Team V's ICBM systems celebrate 50th anniversary
By Airman 1st Class Steve Bauer , 30th Space Wing Public Affairs
/ Published September 25, 2009
VANDENBERG AIR FORCE BASE, Calif. -- Fifty years ago, on the morning of Sept. 9, 1959, a crew of Vandenberg missileers launched the first operationally-configured Atlas Intercontinental Ballistic Missile from California's Central Coast.
Soaring 3,899 nautical miles over the Pacific Ocean, carrying a Mark 2, Model 4 reentry vehicle, the Atlas 12D ICBM successfully hit within the parameters of an ocean target north of Wake Island.
This monumental achievement of the United States, as well as the Air Force, all began at Vandenberg Air Force Base.
"For every ICBM weapon system the United States has ever deployed since the Cold War era and every person who has been put on ICBM alert, the development and training started at Vandenberg," said Jay Prichard, curator of the Vandenberg Heritage Center. "Every ICBM professional has started his career by coming through the front gates of Vandenberg."
The decision to house the ICBMs at Vandenberg was primarily based on its location. The remoteness of the property served two functions. The base was able to disperse many missile launch facilities over the vastness of land and use the terrain to provide protection against foreign enemies. Second, Vandenberg's coastal location allowed missiles to be deployed over the Pacific Ocean and away from local communities.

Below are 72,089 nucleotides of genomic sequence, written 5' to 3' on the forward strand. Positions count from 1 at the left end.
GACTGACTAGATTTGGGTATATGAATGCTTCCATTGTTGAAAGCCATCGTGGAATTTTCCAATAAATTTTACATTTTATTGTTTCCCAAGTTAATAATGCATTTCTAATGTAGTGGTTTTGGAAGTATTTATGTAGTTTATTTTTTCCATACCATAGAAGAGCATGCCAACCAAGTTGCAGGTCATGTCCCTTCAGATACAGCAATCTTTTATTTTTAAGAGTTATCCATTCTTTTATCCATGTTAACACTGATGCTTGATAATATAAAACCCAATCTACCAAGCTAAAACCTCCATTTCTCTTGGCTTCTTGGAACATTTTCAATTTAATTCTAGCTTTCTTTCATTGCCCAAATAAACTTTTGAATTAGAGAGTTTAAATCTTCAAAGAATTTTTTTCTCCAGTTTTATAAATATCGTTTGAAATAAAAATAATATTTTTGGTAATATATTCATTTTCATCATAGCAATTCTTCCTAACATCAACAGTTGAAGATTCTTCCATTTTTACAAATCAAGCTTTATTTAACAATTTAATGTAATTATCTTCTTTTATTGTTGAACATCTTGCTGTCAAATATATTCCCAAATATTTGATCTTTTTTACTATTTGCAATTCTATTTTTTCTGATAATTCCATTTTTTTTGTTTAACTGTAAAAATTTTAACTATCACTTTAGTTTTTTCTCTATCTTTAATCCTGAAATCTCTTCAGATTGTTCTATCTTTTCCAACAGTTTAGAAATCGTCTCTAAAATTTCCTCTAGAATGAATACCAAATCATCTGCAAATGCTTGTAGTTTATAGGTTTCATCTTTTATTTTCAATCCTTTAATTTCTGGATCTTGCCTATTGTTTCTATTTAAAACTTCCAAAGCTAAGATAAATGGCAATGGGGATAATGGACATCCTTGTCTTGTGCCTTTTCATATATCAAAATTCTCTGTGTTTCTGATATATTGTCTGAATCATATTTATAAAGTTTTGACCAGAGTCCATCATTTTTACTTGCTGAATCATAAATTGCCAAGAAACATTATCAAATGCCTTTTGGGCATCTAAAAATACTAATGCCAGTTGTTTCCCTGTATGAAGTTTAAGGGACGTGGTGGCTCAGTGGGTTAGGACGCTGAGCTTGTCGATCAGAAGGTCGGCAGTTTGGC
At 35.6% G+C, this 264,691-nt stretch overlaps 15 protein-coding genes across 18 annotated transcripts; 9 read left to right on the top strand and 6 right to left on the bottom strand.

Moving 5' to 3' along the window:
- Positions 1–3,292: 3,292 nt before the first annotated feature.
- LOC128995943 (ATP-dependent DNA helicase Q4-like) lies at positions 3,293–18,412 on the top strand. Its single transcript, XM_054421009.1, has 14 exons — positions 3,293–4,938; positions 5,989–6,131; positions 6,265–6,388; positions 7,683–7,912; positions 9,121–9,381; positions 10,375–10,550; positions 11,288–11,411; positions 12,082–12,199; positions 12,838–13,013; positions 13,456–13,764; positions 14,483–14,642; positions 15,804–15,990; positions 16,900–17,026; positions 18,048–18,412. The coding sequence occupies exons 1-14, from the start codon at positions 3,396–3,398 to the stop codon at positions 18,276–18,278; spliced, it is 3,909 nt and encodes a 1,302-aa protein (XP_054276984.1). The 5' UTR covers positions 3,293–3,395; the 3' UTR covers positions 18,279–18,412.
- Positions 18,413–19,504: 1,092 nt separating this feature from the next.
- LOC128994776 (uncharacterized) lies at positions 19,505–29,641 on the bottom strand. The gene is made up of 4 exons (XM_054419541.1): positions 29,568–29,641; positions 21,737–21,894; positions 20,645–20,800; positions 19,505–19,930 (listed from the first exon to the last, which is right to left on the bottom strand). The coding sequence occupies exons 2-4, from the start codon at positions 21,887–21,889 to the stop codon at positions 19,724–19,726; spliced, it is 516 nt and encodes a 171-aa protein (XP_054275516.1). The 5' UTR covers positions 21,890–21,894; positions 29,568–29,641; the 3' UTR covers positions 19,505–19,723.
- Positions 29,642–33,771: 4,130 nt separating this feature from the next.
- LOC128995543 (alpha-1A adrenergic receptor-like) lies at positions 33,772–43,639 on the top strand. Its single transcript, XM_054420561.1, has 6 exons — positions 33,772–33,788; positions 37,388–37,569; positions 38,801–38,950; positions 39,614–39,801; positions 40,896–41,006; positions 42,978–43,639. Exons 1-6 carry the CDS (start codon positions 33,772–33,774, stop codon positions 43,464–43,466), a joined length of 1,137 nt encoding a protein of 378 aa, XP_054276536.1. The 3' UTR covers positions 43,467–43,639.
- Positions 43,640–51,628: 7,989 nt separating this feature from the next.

Once the location was determined, the development of the ICBM program was in full swing. One of the more significant feats during this period was the speediness of forward progress. Roughly, within a five-year time span, the first ICBM was on alert status.
"Before the Atlas 12D was launched, nothing to its magnitude had ever been accomplished," Mr. Prichard said. "It is amazing how the pioneers of Vandenberg took, at the time, only a concept and created something that was operationally reliable. The kicker is -- we still use it today. They weren't just doing rocket science, they were creating it."
It is important to never forget about the intense focus and dedication of our predecessors, who have led us to where we are today, Mr. Prichard said.
"This is especially important in today's world with an ever-growing number of potential threats," he said. "The ICBM professionals have to be absolutely dedicated and focused, allowing no room for indecision."
As the world turns, nobody is able to predict the future of Vandenberg's missile programs. However, some things never change.
"The responsibilities of the ICBM professionals will not go away at the end of the 50th anniversary," Mr. Prichard said. "Rather, they will continue to chart history at Vandenberg for the next 50 years and beyond with follow-up programs evolving past today's ICBM systems to the next generation. Vandenberg will remain steady at the forefront of training to keep America a free nation."